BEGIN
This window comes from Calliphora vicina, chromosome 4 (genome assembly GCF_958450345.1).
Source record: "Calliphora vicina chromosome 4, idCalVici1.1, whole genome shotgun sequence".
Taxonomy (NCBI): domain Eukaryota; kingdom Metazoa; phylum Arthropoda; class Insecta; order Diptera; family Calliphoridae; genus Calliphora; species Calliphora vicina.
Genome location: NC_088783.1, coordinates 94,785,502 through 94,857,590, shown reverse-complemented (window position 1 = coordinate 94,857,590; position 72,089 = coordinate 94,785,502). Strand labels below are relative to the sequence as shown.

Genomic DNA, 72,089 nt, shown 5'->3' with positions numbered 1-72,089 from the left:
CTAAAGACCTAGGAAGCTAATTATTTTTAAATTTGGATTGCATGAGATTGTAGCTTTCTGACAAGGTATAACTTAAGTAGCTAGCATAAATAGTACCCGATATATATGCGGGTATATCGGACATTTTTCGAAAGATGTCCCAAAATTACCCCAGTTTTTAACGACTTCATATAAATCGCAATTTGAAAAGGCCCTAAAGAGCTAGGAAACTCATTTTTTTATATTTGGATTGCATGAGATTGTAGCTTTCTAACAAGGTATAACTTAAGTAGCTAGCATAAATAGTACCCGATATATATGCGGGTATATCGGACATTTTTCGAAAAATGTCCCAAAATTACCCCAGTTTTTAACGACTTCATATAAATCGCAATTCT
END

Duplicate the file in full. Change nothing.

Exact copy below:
This window comes from Calliphora vicina, chromosome 4 (genome assembly GCF_958450345.1).
Source record: "Calliphora vicina chromosome 4, idCalVici1.1, whole genome shotgun sequence".
Taxonomy (NCBI): domain Eukaryota; kingdom Metazoa; phylum Arthropoda; class Insecta; order Diptera; family Calliphoridae; genus Calliphora; species Calliphora vicina.
Genome location: NC_088783.1, coordinates 94,785,502 through 94,857,590, shown reverse-complemented (window position 1 = coordinate 94,857,590; position 72,089 = coordinate 94,785,502). Strand labels below are relative to the sequence as shown.

Genomic DNA, 72,089 nt, shown 5'->3' with positions numbered 1-72,089 from the left:
CTAAAGACCTAGGAAGCTAATTATTTTTAAATTTGGATTGCATGAGATTGTAGCTTTCTGACAAGGTATAACTTAAGTAGCTAGCATAAATAGTACCCGATATATATGCGGGTATATCGGACATTTTTCGAAAGATGTCCCAAAATTACCCCAGTTTTTAACGACTTCATATAAATCGCAATTTGAAAAGGCCCTAAAGAGCTAGGAAACTCATTTTTTTATATTTGGATTGCATGAGATTGTAGCTTTCTAACAAGGTATAACTTAAGTAGCTAGCATAAATAGTACCCGATATATATGCGGGTATATCGGACATTTTTCGAAAAATGTCCCAAAATTACCCCAGTTTTTAACGACTTCATATAAATCGCAATTCT